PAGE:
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Your pet can develop a stomach ulcer after eating hay that’s too rough for her digestive system to handle and process. The hay may also have gone bad, becoming moldy.
Because her symptoms are so vague, you may not realize until it’s too late that she had a physical problem. It’s extremely important to get her to the vet immediately. Don’t think that, because she only seems “a little” under the weather, that you can wait.
You can keep your chinchilla healthy, providing only high-quality hay, as well as chinchilla pellets. Monitor the freshness of feed by noting the date you opened packaged hay and smelling it for freshness.
An ulcer in your chinchilla’s stomach is an area of irritation that has begun to eat into the lining of her stomach. A stomach ulcer in your chinchilla doesn’t cause very many symptoms. The symptoms you do detect are likely to be vague, giving you only a slight clue that she’s ill.
When your chinchilla develops a stomach ulcer, she may or may not display symptoms. If she does, the only symptom you may see will be a loss of appetite. More often, however, chinchillas exhibit no symptoms and die without warning. The ulcer is detected only when the vet performs a necropsy (autopsy).
The primary cause of stomach ulcers in chinchillas is consuming moldy or coarse hay. Be attentive when you provide a new bunch of hay for your pet to eat. Make sure it’s fresh and of an appropriate texture.
You may not have “an ulcer” in mind when you determine your chinchilla is ill. Describe her behavior and loss of appetite to your vet, who will give her a full physical.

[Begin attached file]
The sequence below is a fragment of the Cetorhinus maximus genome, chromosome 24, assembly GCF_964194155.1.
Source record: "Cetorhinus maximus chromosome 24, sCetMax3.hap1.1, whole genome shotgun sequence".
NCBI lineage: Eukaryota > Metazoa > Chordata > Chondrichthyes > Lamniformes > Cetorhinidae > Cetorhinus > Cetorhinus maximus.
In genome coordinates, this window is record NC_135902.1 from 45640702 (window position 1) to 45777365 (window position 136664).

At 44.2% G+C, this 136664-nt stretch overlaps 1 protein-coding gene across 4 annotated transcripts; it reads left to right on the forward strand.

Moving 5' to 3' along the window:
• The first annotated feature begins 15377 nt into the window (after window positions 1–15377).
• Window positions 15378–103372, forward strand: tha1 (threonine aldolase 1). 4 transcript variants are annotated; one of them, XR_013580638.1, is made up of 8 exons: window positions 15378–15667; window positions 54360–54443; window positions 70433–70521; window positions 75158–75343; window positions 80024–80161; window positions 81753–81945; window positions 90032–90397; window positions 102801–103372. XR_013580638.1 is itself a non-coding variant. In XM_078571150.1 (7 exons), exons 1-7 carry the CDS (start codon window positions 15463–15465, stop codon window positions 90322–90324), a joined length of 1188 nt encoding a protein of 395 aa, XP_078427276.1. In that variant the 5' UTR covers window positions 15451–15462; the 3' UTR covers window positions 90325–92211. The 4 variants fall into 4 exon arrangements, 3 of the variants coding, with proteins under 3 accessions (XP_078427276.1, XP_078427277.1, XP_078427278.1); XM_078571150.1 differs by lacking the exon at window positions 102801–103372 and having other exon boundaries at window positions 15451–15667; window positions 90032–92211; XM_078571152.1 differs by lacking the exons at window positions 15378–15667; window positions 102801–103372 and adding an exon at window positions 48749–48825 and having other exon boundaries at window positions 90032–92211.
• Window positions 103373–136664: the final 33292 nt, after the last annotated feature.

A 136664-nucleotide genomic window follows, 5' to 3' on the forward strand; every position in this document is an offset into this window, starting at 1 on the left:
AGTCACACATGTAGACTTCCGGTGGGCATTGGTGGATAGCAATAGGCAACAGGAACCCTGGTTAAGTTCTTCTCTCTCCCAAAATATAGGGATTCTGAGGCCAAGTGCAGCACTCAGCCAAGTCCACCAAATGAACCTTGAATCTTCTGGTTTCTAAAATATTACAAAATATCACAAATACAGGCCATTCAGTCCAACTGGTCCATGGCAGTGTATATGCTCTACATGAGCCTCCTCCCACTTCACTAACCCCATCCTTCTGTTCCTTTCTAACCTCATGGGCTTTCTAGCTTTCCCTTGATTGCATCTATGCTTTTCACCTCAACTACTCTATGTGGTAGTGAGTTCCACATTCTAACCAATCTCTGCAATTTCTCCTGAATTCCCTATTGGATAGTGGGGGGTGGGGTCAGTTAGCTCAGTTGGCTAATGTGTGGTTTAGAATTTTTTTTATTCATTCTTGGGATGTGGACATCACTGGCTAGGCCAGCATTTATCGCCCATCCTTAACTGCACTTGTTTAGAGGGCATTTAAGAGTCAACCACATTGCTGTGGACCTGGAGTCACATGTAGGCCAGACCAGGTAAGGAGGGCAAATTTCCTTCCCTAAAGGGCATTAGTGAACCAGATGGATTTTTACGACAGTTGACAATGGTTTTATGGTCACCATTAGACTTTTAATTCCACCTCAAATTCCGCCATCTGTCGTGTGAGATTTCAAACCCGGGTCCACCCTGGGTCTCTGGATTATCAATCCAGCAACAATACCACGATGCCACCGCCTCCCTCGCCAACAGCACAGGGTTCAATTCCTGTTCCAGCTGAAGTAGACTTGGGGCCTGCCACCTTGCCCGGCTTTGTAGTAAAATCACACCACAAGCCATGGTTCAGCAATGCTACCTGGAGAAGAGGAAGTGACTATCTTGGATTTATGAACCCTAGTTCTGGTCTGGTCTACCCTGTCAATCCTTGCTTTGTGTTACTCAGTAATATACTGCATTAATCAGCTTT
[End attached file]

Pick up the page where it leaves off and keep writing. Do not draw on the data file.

If your vet suspects a stomach ulcer, he’ll want to insert an endoscope into her esophagus and examine her stomach this way. She’ll have to be anesthetized using an inhalant anesthetic. Once he has put the endoscope in place, the vet will be able to spot the ulcer and prescribe the most appropriate treatment.
Once your vet has diagnosed your chinchilla as suffering from a stomach ulcer, he’ll prescribe a medication such as Cimetidine, which allows her stomach to heal from the ulcer.
Cimetidine is used to treat several types of ulcers, uremic gastritis (stress-induced or drug-induced), esophagitis, esophageal reflux and duodenal gastric reflux. It’s also used in cases where the animal’s stomach secretes too much stomach acid (gastrinomas and mastocytosis).
Your chinchilla is most likely to receive her medication as an intravenous solution. As she receives this treatment, her ulcer will gradually heal over and, as she begins to feel better, you should begin encouraging her to eat so she recovers fully.
A stomach ulcer in a chinchilla is one of those conditions that is “silent.” That is, your chinchilla won’t have very many clear symptoms that point to a specific illness. She may not appear very ill, other than her lack of appetite. If her condition goes untreated, she may die unexpectedly.
If you were fortunate enough to suspect that she is ill and obtained immediate veterinary care, she will likely recover. Once you know what caused her ulcer, you’ll need to be especially attentive about providing unspoiled hay in her cage.
While she is still in the veterinary hospital, remove all of her old hay, cleaning her cage thoroughly. Clean the hay box in which you put her food. Buy a new supply of hay and, before every hay change, sniff the hay to ensure it hasn’t gone moldy or bad. Make sure the room where her cage sits isn’t too humid or warm, and be careful about where you store her hay as well.
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